The reality of being the mother of two children hit me about 14 days after my second daughter, Emma, was born via emergency C-section. While recuperating in the hospital, my two-year-old, Sydney, decided that she no longer wanted to wear diapers "like her baby sister" and only wanted to use her potty. Though my husband and I were happy that she had taken an interest in potty training, the timing could not have been worse.
There I was, alone with my two girls for the first time, breastfeeding Emma in the blue and white glider while her big sister played quietly at my feet with her Dora the Explorer doll. For a moment, my anxiety about caring for more than one child at a time dissipated. Suddenly, Sydney sprung to her feet and yelled, "Mommy! I have to make a sissy right now!"
"Alright," I faked in a calm voice. "Give me a second to finish feeding Emma." I looked down at my two-week-old, who was nowhere near finished eating. I just didn't have the heart to put her down. "Mommy, I have to make NOW!" Sydney cried. It dawned on me that if I didn't get that child on her potty, we were going to have a full-blown wet-pants crisis on our hands.
I hoisted myself up, wincing in pain from the C-section, and with Emma still clinging to my breast, I escorted my daughter to her potty. "Go to it," I said, pointing to the toilet with her Elmo potty seat fitted on top. "I need help!" She tugged at her still-buttoned pants. Ack! I forgot about that part. Performing a deep knee bend, I used one arm to hold Emma and helped Sydney with the other. Still in a squat with Emma on the boob, I then lifted Sydney onto the potty seat. She instructed me to leave the bathroom because she wanted "her privacy." Exhausted from my acrobatics, I collapsed back into the glider to let Emma finish feeding.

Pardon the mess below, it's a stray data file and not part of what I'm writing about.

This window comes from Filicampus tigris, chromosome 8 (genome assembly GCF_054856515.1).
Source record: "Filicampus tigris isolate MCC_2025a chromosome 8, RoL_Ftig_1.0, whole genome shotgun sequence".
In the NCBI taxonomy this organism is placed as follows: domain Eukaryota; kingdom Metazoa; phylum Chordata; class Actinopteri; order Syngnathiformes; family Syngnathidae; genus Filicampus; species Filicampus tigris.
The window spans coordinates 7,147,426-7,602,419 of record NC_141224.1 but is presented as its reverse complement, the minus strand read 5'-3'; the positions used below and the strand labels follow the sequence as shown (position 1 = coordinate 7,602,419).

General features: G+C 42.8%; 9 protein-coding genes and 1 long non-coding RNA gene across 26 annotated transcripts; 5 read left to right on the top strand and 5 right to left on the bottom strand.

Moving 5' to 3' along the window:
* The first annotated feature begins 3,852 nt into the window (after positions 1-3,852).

A moment later, I heard, "Mommy! I want to flush all of the paper!" I opened the bathroom door just in time to find Sydney trying to flush an entire unspooled roll of toilet paper. "No, wait, honey. You can't flush that!" But I was too late. The water in the toilet bowl rose quickly, spilling over the sides and flooding the floor. "Mommy!" Sydney screamed. With lightening speed, I de-latched Emma, who promptly began to wail, and put her down in the bassinet. I picked up Sydney (who also promptly began to wail), and rescued her from the ensuing tide. As I unclogged the toilet and mopped the floor, I decided that I wouldn't tell my husband, Phil, what had happened, for fear of looking completely incapable and foolish.
Later that evening, Sydney announced, "Daddy, I have to go to make a sissy!" As Phil got up to help her, he turned to me and proudly said, "Aren't you glad she's potty trained? It must make your life so much easier!"